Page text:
20 minutes: A very short short story

Meg took out the six-pack of Maggi noodles from her basket, placing it on the shiny counter as the cashier looked at her impatiently. She had to place it just so, facing upward and facing the cashier. She had this peculiarity about the arrangement of her groceries since she was old enough to go with her mom to the store.

She paid her bill and left. Unfailing politeness meant she had to smile at everyone who made eye contact. She went home to her one-year-old rabbit. It was dark, she drove slowly trying to avoid the shadow of the street lamps falling on her car, it made her think of lightning and thunder. Her home was silent, a mercy.

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Voices

I speak, but you don’t hear. I yell and you are shocked. I whisper and you ignore me.

What can I do to make you hear me, must I go back in time to make my voice as loud as yours? What do I have to do for you to stop drowning out my voice with the sound of your own? Will you ever stop trying to enjoy the sound of your own voice, and just listen, instead of asking me to speak louder? Yes, I did eat breakfast, that does not affect my ability to speak, no matter what your illiterate teachers taught you to think about anatomy.

Being louder does not make you more intelligent. It does not give you any right to drown my opinions out. If I speak softly, maybe you should listen more, instead of assuming that I have nothing worthwhile to say.

The loudness is not in my control, the content of what I say is. I cannot speak louder any more than you can stop being a nincompoop whom I abhor listening to.

Just remember, the next time you don’t hear me, you might not be meant to.

You

The picture of you two is striking, the word is perfect to describe what I see, far before my lifetime.

Neither of you are smiling. I feel happy looking at it. You are beautiful, he is dapper. You are not as I see you today, carrying the marks of the last five decades with you– adorable, smiling figures who welcome me with love every vacation.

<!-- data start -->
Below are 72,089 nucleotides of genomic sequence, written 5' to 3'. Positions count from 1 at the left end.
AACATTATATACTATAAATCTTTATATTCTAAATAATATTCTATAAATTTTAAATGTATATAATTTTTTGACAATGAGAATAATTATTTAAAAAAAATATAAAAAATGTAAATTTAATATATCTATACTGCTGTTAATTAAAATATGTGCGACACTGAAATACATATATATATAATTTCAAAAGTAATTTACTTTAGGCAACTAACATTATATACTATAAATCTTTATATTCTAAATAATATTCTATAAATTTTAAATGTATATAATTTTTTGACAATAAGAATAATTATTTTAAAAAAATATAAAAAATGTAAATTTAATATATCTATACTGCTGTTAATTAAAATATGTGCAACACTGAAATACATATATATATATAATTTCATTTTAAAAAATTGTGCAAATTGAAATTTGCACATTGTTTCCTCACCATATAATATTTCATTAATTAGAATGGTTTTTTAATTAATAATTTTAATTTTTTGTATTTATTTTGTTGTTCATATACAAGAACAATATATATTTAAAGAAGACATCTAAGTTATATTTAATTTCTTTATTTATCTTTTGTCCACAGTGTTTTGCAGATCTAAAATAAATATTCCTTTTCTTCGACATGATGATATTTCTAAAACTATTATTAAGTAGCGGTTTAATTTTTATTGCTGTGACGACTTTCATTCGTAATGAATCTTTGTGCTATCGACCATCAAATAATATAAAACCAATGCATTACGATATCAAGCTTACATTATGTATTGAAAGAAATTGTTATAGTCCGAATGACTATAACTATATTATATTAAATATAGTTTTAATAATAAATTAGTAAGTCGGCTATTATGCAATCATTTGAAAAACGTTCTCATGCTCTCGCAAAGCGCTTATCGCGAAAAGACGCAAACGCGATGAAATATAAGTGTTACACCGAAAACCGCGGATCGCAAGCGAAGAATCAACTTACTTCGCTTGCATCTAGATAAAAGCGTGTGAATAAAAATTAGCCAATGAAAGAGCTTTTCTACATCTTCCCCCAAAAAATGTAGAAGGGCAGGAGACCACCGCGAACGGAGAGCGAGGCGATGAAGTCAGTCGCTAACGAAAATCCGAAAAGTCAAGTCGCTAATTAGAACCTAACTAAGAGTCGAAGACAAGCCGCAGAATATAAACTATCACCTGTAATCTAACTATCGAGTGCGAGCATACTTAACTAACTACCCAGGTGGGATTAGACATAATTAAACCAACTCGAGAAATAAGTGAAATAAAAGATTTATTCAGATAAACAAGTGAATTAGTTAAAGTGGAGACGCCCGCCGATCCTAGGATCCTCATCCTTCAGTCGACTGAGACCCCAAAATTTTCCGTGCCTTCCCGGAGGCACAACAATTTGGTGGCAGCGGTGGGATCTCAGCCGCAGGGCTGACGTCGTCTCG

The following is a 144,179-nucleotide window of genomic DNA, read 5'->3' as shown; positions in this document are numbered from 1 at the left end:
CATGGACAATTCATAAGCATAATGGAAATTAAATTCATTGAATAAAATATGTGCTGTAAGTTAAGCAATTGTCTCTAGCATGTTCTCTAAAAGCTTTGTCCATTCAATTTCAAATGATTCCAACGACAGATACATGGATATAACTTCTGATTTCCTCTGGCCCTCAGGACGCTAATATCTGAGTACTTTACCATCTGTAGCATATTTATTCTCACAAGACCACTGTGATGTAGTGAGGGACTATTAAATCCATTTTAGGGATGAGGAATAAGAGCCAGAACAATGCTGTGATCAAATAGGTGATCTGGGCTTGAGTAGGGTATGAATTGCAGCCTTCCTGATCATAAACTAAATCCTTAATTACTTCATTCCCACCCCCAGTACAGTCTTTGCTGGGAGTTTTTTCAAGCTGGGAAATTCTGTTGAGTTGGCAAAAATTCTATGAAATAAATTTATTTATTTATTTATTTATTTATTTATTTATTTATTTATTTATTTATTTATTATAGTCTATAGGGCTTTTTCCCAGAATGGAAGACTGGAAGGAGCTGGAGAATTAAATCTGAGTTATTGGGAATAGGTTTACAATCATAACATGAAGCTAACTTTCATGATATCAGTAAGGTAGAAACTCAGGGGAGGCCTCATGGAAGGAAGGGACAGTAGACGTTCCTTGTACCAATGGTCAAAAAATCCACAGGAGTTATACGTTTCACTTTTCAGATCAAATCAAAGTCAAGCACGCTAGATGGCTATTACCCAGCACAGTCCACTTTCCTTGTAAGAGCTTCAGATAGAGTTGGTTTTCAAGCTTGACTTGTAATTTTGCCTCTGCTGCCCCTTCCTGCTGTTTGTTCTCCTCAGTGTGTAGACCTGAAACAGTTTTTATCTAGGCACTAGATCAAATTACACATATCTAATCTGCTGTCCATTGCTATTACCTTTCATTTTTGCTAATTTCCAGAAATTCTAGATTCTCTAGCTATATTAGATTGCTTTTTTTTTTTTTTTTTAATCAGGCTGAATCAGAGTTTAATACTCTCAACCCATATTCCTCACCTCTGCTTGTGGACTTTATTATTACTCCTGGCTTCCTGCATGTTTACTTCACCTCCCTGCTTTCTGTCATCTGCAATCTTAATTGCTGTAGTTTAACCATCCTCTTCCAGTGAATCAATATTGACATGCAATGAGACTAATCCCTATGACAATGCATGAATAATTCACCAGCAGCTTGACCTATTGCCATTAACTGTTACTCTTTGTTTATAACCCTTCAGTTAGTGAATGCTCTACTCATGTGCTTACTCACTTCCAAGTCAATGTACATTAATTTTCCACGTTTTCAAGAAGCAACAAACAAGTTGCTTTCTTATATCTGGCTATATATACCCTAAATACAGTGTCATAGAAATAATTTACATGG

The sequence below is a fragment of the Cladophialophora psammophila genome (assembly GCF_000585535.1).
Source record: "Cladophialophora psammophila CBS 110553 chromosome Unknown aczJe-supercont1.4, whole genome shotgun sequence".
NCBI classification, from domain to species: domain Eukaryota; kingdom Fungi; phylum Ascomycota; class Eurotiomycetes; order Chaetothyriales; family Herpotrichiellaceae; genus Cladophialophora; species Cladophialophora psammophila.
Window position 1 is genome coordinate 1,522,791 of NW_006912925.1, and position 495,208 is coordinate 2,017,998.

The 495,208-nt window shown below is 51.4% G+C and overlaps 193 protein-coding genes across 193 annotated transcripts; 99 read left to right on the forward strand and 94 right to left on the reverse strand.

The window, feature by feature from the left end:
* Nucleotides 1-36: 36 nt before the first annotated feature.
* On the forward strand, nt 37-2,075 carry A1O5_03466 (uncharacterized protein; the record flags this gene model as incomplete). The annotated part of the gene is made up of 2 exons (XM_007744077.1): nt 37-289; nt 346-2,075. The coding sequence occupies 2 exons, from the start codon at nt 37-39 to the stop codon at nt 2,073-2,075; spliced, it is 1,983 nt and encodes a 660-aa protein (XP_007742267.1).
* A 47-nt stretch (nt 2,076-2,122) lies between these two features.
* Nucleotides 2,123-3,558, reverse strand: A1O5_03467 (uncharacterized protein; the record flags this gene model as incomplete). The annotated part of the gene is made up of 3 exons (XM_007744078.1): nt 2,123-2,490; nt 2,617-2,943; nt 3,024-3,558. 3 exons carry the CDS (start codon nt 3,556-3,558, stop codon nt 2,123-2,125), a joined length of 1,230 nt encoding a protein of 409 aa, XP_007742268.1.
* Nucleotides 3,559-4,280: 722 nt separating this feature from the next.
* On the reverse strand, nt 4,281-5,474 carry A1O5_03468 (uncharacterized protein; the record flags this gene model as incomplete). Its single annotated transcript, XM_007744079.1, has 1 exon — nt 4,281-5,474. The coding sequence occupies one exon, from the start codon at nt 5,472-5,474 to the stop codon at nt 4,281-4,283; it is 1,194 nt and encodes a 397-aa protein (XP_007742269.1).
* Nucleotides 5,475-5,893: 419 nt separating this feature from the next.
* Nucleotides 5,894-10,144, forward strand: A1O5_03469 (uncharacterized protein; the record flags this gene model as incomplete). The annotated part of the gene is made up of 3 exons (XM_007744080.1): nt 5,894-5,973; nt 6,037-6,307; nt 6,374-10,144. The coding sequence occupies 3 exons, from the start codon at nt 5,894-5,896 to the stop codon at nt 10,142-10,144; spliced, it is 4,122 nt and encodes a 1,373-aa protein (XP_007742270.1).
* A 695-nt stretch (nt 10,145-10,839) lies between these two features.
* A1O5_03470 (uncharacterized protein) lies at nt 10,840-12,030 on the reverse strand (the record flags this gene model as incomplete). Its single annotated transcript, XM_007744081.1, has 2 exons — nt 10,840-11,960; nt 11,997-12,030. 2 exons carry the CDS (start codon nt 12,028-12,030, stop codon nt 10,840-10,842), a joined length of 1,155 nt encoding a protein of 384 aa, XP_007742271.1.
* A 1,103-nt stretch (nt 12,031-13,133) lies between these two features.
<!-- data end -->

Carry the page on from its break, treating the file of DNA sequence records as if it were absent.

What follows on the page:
I see you today, content or angry, and I wonder about my future. The ego-centricism is showing, I know. Will I be like you one day, or will my life follow a different path entirely? You look at me, facing the camera head-on from the past.

I found another photograph, cake in one of your hands as you feed the other, the family looking on.

From the stern to the smiling, the transition is strange but natural. You retain your beauty and he his whiskers and neatly parted hair. The short hair I played with as a child, combing into white tufts that stood up from your scalp.

Today everything has changed, the joy I found being with you is marred by worry. You were often anxious about me then. The roles are reversed, I worry about you: one of you has forgotten me, the other constantly fretting about everything. The foundation of my childhood is gone, the stability I saw from your hand-made birthday cards, lemon juice in the sweltering summers, stories and phone calls has left me; bereft of your comfort.

For eighteen years you defined summer for me, your home my second. The white walls, the carpets, the ceilings, the brick mural, I have memorised all of them, just as I know your faces. They have not changed as much as we have.

I dream of those summers.